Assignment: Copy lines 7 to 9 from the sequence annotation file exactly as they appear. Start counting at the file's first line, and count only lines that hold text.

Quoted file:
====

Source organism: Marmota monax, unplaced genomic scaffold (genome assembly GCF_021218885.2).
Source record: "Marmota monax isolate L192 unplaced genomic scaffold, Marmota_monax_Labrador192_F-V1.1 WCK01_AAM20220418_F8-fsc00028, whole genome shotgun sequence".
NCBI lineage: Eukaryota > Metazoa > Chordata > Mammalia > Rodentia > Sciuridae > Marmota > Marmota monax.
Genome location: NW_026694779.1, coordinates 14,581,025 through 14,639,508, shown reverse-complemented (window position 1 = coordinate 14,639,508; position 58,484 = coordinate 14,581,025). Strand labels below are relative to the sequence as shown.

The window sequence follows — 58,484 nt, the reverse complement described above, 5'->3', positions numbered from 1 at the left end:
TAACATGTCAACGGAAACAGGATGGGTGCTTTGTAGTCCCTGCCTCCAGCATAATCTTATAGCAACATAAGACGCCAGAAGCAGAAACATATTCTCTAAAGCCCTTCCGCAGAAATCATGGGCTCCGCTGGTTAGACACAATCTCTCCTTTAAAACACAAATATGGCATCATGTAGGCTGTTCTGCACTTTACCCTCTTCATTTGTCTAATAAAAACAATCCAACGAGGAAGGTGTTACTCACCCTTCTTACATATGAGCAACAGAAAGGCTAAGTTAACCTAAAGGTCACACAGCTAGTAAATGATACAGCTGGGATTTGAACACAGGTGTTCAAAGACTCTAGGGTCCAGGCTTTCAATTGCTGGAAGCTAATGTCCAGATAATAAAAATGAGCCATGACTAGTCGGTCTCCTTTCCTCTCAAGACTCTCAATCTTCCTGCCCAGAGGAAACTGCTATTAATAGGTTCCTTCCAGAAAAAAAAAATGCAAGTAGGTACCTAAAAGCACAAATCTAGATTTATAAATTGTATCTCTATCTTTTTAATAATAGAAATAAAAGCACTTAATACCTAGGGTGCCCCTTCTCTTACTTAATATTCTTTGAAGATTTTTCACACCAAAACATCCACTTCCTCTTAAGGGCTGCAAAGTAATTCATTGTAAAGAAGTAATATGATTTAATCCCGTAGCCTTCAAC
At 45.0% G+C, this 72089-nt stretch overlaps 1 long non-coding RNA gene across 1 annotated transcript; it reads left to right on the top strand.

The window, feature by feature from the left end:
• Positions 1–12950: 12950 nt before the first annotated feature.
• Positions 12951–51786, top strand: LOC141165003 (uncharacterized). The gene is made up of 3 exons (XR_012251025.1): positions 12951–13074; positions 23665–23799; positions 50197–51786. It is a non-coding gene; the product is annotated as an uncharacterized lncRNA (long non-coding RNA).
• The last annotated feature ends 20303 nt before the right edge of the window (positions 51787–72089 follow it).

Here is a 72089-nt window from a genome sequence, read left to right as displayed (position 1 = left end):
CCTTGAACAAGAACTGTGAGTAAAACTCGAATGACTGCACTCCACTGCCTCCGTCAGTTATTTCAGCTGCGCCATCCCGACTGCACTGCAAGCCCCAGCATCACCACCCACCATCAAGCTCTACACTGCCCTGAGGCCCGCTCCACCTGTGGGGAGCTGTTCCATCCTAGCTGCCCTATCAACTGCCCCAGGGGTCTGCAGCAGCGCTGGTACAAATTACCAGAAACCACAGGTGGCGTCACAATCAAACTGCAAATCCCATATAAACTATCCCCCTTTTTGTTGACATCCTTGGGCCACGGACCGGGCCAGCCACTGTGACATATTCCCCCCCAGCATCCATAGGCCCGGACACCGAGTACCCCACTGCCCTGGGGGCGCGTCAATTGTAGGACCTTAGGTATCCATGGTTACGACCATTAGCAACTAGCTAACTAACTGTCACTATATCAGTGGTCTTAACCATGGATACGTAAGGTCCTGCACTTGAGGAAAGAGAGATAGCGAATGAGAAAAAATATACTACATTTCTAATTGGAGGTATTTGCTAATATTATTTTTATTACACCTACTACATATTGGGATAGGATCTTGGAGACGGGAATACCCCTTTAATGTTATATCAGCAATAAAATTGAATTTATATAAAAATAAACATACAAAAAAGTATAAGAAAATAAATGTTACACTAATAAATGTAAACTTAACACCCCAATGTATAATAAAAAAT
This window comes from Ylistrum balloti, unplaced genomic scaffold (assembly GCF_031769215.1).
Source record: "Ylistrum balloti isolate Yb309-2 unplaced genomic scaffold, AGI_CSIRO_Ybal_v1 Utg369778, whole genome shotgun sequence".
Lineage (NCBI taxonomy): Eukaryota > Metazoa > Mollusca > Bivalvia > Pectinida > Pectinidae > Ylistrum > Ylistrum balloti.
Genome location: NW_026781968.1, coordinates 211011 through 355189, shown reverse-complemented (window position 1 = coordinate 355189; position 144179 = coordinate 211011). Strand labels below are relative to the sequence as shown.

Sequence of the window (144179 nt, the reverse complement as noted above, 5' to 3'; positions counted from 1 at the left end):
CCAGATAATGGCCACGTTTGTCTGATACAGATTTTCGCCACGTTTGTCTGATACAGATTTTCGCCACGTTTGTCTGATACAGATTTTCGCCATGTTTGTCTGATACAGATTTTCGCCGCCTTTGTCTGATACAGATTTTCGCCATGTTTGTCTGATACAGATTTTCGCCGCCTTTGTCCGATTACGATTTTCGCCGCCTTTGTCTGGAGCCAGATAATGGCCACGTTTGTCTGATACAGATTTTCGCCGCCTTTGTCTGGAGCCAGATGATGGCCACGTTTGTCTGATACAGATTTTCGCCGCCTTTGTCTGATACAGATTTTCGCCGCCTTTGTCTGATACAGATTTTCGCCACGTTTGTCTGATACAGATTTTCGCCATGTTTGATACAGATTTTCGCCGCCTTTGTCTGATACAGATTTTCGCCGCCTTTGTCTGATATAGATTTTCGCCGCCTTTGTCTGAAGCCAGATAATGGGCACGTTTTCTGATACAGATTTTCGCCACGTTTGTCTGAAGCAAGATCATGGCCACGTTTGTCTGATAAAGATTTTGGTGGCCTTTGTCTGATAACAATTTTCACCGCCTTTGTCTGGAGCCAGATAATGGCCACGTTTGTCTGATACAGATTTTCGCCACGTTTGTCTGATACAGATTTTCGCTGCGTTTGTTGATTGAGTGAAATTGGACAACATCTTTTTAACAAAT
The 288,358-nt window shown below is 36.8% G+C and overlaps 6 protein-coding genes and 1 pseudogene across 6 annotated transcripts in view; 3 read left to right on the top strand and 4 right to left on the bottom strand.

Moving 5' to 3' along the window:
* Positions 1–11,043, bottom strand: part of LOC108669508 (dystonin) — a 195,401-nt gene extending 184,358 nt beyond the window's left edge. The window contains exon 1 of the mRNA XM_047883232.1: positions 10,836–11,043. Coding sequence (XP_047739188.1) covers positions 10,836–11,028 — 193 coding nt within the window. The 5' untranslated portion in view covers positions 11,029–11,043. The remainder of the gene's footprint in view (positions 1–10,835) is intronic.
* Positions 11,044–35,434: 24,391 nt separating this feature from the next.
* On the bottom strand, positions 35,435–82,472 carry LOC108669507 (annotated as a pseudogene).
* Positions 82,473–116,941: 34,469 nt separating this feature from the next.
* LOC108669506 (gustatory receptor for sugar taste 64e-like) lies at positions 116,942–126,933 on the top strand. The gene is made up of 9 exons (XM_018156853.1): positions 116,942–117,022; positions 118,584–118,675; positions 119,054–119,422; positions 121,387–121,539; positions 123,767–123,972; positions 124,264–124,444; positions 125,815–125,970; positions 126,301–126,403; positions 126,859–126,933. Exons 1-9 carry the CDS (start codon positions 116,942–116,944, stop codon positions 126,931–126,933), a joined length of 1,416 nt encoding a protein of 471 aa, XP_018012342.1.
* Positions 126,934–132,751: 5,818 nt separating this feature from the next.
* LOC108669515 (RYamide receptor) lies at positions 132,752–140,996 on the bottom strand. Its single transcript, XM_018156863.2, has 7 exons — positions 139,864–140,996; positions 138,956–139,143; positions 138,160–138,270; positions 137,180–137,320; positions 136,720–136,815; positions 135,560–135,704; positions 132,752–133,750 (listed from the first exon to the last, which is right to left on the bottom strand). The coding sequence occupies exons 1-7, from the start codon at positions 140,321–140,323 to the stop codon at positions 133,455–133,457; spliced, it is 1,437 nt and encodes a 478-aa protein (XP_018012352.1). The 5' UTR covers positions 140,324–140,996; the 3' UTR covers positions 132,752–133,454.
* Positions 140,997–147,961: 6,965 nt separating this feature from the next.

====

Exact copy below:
At 45.0% G+C, this 72089-nt stretch overlaps 1 long non-coding RNA gene across 1 annotated transcript; it reads left to right on the top strand.

The window, feature by feature from the left end:
• Positions 1–12950: 12950 nt before the first annotated feature.